Jody smiled and said, "Neither did I, Hal. This win is all yours. And that time could be gold in Atlanta." Then Jody, who had been so concerned about Hal that he'd forced himself to stay conscious, collapsed right beside Hal. Herb came up and assured everybody that they were fine, please just let them alone. Within five minutes they were alert, and besieged by reporters. "Was Hal really going to run his fifth Olympic marathon? Did he expect gold? Why hadn't he raced four years ago?" The questions got sillier as they went along. All Hal could say was that this win and this time were completely unexpected. Going to Atlanta was completely unexpected. And he had absolutely no expectations whatsoever for Atlanta. He would do his best, and that would be that."

Then he and Jody helped each other up-Jody pushed Hal who turned and pulled Jody-and walked off the field arm in arm. Even the pushy reporters seemed to understand that they needed to be alone together. When they were finally alone, Hal said, "I'm sorry, Jody."

Jody had tears in his eyes as he replied, "I know why you said that, Hal. But don't be sorry. This was the happiest race of my life. I gave my all. So did you. That's sport at it's best, and Tim, I, and the whole Gang are so proud of you that we can hardly contain it. Tim's right you know, there's nothing embarrassing about being second, if you can truly say you did your best and the other guy's best was better than yours. I can." Hal kissed him-and not a single camera clicked, such was the respect that the press corps had for Hal Bruder.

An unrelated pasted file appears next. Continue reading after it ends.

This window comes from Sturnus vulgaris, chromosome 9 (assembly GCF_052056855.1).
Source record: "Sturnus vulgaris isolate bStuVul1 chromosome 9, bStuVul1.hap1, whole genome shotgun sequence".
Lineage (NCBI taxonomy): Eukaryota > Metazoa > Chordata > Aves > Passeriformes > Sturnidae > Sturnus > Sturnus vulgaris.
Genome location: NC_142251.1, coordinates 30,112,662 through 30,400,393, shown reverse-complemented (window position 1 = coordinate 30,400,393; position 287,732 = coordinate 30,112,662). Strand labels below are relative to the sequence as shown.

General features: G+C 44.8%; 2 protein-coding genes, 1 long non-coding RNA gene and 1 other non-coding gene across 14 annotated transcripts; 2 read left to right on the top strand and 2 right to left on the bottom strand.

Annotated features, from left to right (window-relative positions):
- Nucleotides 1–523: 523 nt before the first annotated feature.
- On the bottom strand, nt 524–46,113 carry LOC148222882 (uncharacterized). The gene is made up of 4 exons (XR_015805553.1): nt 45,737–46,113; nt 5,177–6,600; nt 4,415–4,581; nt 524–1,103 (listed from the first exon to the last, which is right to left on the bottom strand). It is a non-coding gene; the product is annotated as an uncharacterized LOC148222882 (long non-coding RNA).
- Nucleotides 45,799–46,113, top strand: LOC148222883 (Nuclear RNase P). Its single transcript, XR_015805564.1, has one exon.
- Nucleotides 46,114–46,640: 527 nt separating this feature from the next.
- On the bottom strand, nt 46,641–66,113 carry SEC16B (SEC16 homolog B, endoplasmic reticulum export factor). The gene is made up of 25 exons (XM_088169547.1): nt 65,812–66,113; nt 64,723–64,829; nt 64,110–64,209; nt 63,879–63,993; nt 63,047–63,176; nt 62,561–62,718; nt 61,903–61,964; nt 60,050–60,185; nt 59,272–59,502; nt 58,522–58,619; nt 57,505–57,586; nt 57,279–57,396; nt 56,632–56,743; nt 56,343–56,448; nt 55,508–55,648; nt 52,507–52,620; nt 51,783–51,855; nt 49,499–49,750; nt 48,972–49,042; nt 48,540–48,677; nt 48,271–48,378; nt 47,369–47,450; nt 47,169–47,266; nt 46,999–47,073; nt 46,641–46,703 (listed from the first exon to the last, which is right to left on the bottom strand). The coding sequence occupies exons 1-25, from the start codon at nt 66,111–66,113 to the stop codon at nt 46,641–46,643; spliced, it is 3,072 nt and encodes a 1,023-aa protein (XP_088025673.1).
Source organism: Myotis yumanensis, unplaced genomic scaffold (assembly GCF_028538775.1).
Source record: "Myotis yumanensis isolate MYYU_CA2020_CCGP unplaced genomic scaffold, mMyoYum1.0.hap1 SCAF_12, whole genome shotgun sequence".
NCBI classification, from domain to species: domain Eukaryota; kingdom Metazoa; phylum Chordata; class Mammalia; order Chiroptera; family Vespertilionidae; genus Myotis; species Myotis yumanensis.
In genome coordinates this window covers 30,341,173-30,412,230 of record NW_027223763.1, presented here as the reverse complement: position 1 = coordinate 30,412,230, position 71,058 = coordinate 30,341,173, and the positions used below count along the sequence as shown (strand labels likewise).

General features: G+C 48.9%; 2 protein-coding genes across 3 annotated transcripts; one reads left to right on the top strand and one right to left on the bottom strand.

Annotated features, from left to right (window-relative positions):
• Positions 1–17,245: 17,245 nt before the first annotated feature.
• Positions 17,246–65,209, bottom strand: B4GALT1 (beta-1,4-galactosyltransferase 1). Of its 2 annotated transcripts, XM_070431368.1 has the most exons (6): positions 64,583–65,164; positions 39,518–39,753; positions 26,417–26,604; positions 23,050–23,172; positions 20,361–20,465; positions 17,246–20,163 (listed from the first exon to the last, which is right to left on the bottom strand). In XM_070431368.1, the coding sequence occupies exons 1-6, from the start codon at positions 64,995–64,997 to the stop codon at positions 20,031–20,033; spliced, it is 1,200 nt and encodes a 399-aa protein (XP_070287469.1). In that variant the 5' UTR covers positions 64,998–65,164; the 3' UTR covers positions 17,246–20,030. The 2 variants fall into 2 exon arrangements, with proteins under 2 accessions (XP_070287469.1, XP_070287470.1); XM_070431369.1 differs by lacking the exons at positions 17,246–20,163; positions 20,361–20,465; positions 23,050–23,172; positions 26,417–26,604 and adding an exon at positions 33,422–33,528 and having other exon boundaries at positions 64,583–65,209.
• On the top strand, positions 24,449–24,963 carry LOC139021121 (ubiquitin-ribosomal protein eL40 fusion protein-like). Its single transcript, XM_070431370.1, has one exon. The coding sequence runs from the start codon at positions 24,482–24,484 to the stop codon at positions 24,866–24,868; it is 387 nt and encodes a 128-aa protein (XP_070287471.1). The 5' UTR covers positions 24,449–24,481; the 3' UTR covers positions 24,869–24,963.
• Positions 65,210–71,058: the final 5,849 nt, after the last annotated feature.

Not a whole lot of the Gang had been at the trials. Since Hal and Jody didn't know they were going until three days before, we simply didn't have time to organize the trip. But Tim and I were there, along with their wives and children. And Herb, of course. He was no longer actively coaching, but was always there when Hal needed him, and it'd been clear to everyone before the Trials that if Hal was going, Herb was needed.